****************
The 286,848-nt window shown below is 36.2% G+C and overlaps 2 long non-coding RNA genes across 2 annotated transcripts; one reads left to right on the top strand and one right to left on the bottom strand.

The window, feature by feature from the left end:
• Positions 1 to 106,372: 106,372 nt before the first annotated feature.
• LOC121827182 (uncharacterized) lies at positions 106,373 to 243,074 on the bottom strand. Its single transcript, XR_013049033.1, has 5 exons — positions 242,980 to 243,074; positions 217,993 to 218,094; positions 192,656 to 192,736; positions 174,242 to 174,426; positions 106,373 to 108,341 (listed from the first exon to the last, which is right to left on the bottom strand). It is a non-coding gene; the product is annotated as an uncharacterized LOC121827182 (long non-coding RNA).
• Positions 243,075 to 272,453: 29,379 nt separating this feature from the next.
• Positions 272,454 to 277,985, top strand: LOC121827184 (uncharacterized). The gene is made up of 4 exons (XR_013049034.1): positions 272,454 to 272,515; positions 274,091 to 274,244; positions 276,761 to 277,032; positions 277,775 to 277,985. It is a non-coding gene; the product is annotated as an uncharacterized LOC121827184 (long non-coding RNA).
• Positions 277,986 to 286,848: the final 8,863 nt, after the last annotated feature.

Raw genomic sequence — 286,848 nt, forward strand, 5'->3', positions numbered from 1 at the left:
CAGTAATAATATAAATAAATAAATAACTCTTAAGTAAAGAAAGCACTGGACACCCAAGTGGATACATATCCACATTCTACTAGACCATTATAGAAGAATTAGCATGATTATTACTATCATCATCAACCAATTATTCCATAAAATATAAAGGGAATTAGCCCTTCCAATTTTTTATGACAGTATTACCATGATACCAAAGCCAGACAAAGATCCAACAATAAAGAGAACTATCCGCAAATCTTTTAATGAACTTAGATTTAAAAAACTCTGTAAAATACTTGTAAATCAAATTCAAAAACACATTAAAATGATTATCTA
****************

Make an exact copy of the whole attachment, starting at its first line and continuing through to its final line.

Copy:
The 286,848-nt window shown below is 36.2% G+C and overlaps 2 long non-coding RNA genes across 2 annotated transcripts; one reads left to right on the top strand and one right to left on the bottom strand.

The window, feature by feature from the left end:
• Positions 1 to 106,372: 106,372 nt before the first annotated feature.
• LOC121827182 (uncharacterized) lies at positions 106,373 to 243,074 on the bottom strand. Its single transcript, XR_013049033.1, has 5 exons — positions 242,980 to 243,074; positions 217,993 to 218,094; positions 192,656 to 192,736; positions 174,242 to 174,426; positions 106,373 to 108,341 (listed from the first exon to the last, which is right to left on the bottom strand). It is a non-coding gene; the product is annotated as an uncharacterized LOC121827182 (long non-coding RNA).
• Positions 243,075 to 272,453: 29,379 nt separating this feature from the next.
• Positions 272,454 to 277,985, top strand: LOC121827184 (uncharacterized). The gene is made up of 4 exons (XR_013049034.1): positions 272,454 to 272,515; positions 274,091 to 274,244; positions 276,761 to 277,032; positions 277,775 to 277,985. It is a non-coding gene; the product is annotated as an uncharacterized LOC121827184 (long non-coding RNA).
• Positions 277,986 to 286,848: the final 8,863 nt, after the last annotated feature.

Raw genomic sequence — 286,848 nt, forward strand, 5'->3', positions numbered from 1 at the left:
CAGTAATAATATAAATAAATAAATAACTCTTAAGTAAAGAAAGCACTGGACACCCAAGTGGATACATATCCACATTCTACTAGACCATTATAGAAGAATTAGCATGATTATTACTATCATCATCAACCAATTATTCCATAAAATATAAAGGGAATTAGCCCTTCCAATTTTTTATGACAGTATTACCATGATACCAAAGCCAGACAAAGATCCAACAATAAAGAGAACTATCCGCAAATCTTTTAATGAACTTAGATTTAAAAAACTCTGTAAAATACTTGTAAATCAAATTCAAAAACACATTAAAATGATTATCTA